We’ve been asked to do many things in recent months: stay home, home school, wear masks, keep apart and wash our hands, to name but a few.
And now we’re being called to action again. But this time to dine out to help the hospitality industry get back on its feet after being hit for six by the lockdown.
As far as sacrifices go, this one is most definitely our favourite. After spending lots of time cooped up indoors eating our own half-baked sourdough and soggy souffle, eating out will be a welcome change.
So, we will be backing the Eat Out to Help Out scheme when it starts next month and urge you to do the same.
It’s not the most imaginatively titled initiative, but the idea – to help our high streets by supporting local eateries – is one we fully support.
We understand some people can’t eat out right now due to health or financial reasons, but if you can do your bit to keep businesses open and support jobs in Manchester, then please do.
Here’s what you need to know about the scheme.
- It is running every Monday, Tuesday, and Wednesday between 3 and 31 August.
- Eat out on these days at a participating restaurant, pub, or cafe, and you can get 50% off food and non-alcoholic drinks up (booze not included) to the value of £10 per person if you eat or drink in.
- The discount is applied straight away – no filling out of forms or waiting for refunds.
- You can take advantage of it as many times as you like.
- There's no minimum spend and you don't have to order food to be eligible, for example a £3 coffee would cost £1.50 under the scheme.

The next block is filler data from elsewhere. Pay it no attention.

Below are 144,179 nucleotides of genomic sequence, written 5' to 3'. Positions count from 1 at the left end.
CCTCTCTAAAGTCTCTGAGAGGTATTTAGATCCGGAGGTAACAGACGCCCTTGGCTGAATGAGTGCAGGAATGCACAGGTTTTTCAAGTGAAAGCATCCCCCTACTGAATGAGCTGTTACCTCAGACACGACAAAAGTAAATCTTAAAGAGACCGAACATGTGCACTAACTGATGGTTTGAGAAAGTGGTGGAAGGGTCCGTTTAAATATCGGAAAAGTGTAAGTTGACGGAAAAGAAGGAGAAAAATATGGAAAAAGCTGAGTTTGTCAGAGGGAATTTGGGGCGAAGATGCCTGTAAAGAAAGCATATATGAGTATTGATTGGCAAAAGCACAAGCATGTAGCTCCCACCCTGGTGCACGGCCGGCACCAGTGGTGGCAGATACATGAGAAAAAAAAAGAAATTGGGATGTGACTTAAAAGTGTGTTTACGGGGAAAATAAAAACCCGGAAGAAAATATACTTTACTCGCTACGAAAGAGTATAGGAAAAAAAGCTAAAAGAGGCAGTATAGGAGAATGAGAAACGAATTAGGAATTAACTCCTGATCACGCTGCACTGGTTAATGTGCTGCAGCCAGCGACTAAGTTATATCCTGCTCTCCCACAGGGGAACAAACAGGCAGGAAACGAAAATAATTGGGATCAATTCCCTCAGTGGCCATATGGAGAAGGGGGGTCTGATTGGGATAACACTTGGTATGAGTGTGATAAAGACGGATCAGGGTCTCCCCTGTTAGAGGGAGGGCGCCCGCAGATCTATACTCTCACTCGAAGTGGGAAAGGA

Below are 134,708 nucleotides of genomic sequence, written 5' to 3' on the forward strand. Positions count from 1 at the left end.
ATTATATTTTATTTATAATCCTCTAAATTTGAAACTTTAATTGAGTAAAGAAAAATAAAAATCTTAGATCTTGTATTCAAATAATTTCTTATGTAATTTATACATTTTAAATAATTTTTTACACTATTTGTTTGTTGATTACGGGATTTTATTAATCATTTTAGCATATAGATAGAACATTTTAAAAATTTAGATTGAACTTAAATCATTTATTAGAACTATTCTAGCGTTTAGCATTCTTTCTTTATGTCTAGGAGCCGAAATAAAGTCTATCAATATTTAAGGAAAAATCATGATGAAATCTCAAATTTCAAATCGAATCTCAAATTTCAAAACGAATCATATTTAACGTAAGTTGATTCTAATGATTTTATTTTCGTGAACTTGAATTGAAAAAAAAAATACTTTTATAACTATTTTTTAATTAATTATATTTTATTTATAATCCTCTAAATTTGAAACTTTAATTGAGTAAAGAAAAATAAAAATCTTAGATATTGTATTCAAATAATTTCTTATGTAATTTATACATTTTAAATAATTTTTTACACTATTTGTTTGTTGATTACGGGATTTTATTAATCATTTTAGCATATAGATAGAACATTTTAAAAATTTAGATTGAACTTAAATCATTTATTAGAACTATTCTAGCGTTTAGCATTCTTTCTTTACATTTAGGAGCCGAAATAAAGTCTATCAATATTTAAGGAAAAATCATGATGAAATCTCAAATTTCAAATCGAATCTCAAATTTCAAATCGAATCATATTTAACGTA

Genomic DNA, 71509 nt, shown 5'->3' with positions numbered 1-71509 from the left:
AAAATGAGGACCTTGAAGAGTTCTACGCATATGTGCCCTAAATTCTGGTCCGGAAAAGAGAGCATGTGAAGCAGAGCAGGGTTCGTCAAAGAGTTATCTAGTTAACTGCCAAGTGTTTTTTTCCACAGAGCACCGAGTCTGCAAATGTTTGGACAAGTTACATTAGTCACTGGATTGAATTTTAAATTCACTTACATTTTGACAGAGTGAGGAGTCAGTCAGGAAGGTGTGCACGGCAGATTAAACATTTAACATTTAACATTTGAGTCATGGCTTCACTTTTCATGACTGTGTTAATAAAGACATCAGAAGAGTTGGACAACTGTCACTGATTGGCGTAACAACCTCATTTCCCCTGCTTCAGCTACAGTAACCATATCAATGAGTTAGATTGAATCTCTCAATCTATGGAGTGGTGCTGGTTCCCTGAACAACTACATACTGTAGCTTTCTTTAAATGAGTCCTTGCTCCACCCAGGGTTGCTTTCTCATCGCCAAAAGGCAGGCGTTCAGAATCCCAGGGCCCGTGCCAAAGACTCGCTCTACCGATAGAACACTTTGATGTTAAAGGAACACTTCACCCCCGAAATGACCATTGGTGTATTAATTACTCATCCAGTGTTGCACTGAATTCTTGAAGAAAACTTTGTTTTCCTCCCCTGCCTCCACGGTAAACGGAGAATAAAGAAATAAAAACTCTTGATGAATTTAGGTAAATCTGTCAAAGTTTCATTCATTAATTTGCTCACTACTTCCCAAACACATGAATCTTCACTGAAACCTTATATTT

- A website will be up and running by 31 July giving you a list of eateries taking part in the scheme.
It’s worth noting that it’s not just restaurants, cafes and pubs that can take part. Work and school canteens and food halls can too, providing they have registered.
If you’re keen to take advantage of the scheme, always check that the venue is taking part before you order – to avoid any nasty surprises when the bill arrives.
Remember that many eateries can only serve a limited number of diners right now and ask that customers book ahead.
If you do make a reservation and can’t make it, let the venue know. No-shows cost businesses money, and things are tough in the hospitality industry.
Even before the pandemic, many food outlets, especially restaurants, were finding it challenging.
Between 2018 and 2019 almost 1,000 restaurants disappeared from UK high streets. (Overall numbers fell from 27,189 to 26,265. Source: Statista).
If we want Manchester to have a thriving shopping and leisure centre and a warm neighbourhood buzz, it’s up to us to support it.
Here at Normie & Co, we’re proud to be part of the community, and we are doing all we can to back it in these unusual times.